They both came to regard the Alfred Carson arrangement as one where they could enjoy being together.  Since the mid-eighties Elizabeth had come to feel there was more tolerance in their marriage, and she did not get so angry with him; age, she realised, distanced her from passions, negative ones included, and besides , she was learning to conserve her energy.  Although she had felt it all along, she could more readily see and say each was to the other someone completely trusted and sustaining. She enjoyed her daily or twice-daily visits, when she would tell him her news and push his chair through their quiet neighbourhood as he rehearsed for her the names of plants and trees.  Fond memories of those walks, and the last stage of their lifelong companionship, are invoked in the opening and closing passages of The Georges’ Wife where Vera pushes Mr George’s chair along green leafy streets.  (p. 224)

But glimpses of Elizabeth like this are rare.  Perhaps because of restrictions on her papers, we learn nothing about her life as a mother.  There’s not much about her friends.  Although the sense of place in strong in all her novels, we don’t get much sense of the physical space where she did her writing.  And although the paragraph above alludes to getting angry with Leonard, this is such a contrast to the placid public persona that she cultivated, it’s easy to miss.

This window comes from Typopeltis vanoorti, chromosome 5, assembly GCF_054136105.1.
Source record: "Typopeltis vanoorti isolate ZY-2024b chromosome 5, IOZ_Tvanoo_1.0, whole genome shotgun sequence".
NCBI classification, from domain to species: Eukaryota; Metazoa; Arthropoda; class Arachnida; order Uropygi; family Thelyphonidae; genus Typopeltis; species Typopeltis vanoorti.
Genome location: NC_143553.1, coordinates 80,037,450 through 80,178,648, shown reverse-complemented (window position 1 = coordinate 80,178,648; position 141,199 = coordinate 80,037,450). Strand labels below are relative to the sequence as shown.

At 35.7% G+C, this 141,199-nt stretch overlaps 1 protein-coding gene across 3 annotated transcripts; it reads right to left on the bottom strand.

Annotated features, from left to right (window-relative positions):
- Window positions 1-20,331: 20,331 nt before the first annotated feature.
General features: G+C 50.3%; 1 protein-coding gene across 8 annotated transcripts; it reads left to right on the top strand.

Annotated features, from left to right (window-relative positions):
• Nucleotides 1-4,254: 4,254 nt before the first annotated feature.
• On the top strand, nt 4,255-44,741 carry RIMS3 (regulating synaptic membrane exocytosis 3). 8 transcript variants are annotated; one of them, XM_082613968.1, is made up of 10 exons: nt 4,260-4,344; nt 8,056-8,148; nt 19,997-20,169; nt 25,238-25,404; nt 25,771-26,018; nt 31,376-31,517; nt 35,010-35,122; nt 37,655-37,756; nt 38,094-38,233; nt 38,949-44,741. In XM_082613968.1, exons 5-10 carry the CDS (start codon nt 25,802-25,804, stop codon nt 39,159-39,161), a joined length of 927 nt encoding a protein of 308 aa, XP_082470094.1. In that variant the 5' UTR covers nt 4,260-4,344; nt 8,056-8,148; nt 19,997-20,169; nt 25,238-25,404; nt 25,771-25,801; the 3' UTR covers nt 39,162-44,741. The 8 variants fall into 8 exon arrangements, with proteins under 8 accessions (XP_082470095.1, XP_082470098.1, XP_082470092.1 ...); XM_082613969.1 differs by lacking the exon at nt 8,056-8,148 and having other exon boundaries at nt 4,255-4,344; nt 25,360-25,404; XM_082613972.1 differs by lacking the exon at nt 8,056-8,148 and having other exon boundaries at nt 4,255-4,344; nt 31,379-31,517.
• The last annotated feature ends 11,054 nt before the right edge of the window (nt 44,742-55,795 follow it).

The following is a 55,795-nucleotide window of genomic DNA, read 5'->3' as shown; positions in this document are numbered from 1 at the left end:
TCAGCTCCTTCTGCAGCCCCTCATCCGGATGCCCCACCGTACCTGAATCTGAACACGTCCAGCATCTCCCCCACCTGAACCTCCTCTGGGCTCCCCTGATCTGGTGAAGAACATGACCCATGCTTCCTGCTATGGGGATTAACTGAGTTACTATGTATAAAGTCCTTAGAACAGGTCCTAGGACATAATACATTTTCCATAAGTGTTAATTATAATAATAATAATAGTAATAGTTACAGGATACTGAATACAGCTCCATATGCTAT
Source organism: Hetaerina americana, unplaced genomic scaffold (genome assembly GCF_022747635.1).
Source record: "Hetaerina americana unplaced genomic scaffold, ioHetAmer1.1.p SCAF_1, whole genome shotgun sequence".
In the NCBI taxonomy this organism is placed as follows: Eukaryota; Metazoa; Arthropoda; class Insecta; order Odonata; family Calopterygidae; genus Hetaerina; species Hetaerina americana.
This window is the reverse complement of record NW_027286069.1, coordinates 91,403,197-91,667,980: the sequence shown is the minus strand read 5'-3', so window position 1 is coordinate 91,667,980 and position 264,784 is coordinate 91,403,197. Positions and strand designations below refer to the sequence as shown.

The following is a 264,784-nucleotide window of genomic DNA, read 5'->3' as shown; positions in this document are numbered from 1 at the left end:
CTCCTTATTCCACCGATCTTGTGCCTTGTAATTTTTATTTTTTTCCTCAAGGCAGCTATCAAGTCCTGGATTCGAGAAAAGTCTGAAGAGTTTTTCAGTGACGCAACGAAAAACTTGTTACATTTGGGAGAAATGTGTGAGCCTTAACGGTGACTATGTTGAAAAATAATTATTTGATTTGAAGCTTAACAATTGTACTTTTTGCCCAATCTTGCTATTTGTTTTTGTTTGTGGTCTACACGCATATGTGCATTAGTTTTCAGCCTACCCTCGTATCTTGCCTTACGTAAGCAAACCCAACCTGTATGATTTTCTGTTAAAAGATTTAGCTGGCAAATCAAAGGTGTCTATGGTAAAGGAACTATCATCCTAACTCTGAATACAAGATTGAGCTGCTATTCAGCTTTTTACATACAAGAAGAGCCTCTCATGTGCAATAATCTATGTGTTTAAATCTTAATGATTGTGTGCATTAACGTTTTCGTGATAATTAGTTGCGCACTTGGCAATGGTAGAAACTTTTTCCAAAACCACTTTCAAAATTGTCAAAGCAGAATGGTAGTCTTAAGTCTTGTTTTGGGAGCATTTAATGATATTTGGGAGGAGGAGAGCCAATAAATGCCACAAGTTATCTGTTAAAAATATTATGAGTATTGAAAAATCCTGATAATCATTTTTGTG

Perhaps it’s to be expected in a biography about one who had good reason to be a very private person, but I never really felt that Doing Life revealed Jolley as a person.  I was fascinated to see how events and people in her life were transformed in her fiction, but as the cover image shows, the woman remains an enigma.  To know who she was, you really need to read her books.

There is an excellent review by Drusilla Modjeska at The Monthly.

Doing Life was shortlisted for the  2009 Prime Minister’s Literary Award and the 2010 National Biography Award.

Author: Brian Dibble
Title: Doing Life: a biography of Elizabeth Jolley
Publisher: UWAP (University of Western Australian Press, 2008
ISBN: 9781921401060
Source: personal library


Direct from UWAP or Fishpond: Doing Life: A Biography of Elizabeth Jolley


  1. Oh dear, like you I have had this on my TBR since it was published. I love Jolley but somehow I’ve been unsure about this book for the reasons you give. I seem to remember hearing similar reservations – not so much because of Dibble’s ability to write but because of the slipperiness of the subject. I think later stories that have come out explain this slipperiness. (I’ve read your review – something I don’t do with fiction I haven’t read, but somehow I don’t have the same concern about having my ideas affected with non-fiction! Hmmm … you’ve intrigued me now though.)